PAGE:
Send to

Choose Destination
Psychosom Med. 2001 Jan-Feb;63(1):19-31.

Psychological variables in hypertension: relationship to casual or ambulatory blood pressure in men.

Author information

Department of Psychiatry and Behavioral Science, State University of New York at Stony Brook, 11794-8790, USA.



The evidence linking hypertension with personality or psychological characteristics, such as anger, anxiety, or depression, remains equivocal. This may be due in part to limitations of personality theory, confounding by awareness of hypertension, and/or inherent difficulties in measuring blood pressure. This study was designed to investigate the association between mild hypertension as defined by both ambulatory and casual (clinic) blood pressure measurements and various measures of personality and psychological characteristics.


We examined this association in a population-based sample of 283 men between the ages of 30 and 60 years from eight work sites in New York City, using an ambulatory blood pressure monitor and controlling for age, race/ethnicity, and body mass index.


We found no consistent difference between participants with mild hypertension and those with normal blood pressure on any of the psychological variables assessed, including Type A behavior pattern, state and trait anger, anger expression, anxiety, symptoms of psychological distress, locus of control, or attributional style. Results were not due to the use of antihypertensive medication by some of the participants with hypertension nor to the dichotomization of blood pressure into those with and without mild hypertension. This contrasts with previous findings from this study showing a sizable association of ambulatory blood pressure and hypertension with job strain (a situational measure), age, and body mass index.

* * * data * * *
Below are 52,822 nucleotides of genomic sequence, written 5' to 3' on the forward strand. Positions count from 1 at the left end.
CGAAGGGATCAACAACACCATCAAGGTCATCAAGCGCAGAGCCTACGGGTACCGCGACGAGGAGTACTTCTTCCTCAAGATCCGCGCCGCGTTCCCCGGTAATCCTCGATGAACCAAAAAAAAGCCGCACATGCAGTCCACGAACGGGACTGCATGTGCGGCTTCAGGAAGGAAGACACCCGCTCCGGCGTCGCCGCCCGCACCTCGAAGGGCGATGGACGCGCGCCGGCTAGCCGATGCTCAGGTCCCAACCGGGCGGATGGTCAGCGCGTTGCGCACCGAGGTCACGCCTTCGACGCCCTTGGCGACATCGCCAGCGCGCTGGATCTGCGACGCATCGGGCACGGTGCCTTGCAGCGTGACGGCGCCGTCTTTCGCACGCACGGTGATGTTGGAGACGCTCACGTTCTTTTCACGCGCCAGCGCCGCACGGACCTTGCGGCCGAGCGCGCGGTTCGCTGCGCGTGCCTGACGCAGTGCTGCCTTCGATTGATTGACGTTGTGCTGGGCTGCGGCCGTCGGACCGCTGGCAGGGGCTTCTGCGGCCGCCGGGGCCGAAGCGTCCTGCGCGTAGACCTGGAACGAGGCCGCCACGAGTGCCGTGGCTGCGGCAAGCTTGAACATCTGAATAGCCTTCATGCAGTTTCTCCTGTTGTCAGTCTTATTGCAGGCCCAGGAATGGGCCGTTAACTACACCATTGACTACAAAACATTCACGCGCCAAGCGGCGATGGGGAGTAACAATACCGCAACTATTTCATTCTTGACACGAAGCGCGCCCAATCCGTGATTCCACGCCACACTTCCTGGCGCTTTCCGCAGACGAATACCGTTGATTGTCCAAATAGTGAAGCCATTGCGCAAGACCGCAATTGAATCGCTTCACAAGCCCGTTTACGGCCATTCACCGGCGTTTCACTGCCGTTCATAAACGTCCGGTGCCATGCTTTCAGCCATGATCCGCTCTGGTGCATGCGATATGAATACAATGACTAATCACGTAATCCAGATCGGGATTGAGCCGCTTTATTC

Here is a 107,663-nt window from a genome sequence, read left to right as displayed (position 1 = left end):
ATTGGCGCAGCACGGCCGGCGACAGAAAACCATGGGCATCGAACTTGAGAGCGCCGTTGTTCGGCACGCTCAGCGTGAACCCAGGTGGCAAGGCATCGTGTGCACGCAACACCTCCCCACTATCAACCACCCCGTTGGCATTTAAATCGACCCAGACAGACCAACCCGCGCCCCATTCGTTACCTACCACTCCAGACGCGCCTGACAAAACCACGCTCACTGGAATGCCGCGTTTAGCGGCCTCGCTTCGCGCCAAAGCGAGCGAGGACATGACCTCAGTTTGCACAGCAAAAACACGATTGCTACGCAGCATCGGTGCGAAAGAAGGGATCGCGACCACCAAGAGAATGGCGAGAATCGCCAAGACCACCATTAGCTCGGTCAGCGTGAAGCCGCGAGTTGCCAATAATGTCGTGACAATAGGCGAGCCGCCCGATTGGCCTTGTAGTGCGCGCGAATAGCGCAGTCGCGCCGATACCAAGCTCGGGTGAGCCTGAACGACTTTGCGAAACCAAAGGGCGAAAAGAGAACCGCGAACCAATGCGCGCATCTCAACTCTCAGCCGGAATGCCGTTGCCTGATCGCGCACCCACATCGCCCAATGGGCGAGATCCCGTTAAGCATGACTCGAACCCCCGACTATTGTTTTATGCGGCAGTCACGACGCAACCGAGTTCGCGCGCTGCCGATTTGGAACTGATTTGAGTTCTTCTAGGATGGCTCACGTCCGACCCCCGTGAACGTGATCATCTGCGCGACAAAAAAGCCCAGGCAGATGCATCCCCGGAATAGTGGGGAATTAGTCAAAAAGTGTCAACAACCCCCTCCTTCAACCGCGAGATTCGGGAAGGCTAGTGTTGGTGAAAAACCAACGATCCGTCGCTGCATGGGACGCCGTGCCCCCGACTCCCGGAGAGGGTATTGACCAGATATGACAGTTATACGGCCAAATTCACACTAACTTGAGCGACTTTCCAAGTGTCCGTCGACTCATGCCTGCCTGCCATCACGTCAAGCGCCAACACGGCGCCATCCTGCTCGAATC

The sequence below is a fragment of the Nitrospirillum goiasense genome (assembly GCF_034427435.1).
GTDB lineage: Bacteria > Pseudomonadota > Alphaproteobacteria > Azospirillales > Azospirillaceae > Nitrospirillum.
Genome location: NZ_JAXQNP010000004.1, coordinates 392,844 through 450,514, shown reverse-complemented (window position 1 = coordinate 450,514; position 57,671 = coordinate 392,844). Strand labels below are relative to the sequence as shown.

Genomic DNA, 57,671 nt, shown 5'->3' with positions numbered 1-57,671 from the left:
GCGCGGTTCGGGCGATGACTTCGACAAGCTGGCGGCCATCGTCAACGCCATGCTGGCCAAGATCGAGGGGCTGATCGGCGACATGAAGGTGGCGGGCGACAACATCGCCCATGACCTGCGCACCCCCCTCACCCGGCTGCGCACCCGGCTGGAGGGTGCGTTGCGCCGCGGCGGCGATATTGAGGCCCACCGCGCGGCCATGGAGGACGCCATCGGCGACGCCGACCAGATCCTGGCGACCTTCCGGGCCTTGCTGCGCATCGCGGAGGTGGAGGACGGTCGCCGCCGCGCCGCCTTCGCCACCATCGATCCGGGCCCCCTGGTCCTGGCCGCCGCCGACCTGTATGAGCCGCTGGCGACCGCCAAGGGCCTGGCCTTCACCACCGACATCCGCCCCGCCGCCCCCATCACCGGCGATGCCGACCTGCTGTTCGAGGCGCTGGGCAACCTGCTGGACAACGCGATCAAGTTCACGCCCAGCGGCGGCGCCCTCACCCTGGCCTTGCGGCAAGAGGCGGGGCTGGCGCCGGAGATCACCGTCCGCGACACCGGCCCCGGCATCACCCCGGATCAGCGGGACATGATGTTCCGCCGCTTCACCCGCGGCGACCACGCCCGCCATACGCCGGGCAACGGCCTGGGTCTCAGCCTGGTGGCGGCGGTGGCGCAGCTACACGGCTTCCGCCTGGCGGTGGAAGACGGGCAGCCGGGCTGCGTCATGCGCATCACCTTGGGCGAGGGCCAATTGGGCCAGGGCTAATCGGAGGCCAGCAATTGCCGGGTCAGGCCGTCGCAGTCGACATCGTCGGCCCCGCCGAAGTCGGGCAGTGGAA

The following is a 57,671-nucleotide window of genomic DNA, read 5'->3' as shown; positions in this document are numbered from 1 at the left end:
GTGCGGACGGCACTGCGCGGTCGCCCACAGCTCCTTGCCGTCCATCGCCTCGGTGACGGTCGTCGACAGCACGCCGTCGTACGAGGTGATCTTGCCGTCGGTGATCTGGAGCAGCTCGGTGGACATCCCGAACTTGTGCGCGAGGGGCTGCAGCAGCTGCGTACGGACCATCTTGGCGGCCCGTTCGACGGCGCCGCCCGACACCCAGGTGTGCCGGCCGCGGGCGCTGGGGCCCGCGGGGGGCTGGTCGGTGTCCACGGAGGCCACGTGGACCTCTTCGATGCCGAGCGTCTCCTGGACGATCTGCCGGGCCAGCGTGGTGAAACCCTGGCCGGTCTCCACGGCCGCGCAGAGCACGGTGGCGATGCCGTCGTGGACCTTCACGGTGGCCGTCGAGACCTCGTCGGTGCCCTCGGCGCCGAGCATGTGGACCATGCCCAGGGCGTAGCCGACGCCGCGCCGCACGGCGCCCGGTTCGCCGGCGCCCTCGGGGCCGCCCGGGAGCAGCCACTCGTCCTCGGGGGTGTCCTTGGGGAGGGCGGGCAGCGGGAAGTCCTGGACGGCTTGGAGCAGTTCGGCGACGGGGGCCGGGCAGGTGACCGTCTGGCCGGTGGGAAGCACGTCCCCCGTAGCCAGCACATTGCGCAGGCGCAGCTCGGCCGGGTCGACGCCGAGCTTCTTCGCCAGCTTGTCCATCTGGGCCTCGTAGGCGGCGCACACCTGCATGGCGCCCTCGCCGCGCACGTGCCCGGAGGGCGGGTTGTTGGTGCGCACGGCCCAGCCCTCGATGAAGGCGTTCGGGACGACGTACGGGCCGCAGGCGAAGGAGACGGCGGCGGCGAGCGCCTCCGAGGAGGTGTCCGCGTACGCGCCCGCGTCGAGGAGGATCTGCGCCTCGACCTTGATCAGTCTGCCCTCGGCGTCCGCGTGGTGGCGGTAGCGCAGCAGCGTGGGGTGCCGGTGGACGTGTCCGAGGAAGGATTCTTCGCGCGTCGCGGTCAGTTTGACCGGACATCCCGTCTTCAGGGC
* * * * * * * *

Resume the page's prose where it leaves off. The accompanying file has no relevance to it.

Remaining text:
These null results suggest that situational, biological, and perhaps behavioral factors are the primary determinants of mild hypertension and that the predictive significance of psychological or dispositional factors is low or negligible in those without overt cardiovascular disease.

[Indexed for MEDLINE]

Supplemental Content

Full text links

Icon for Wolters Kluwer
Loading ...
Support Center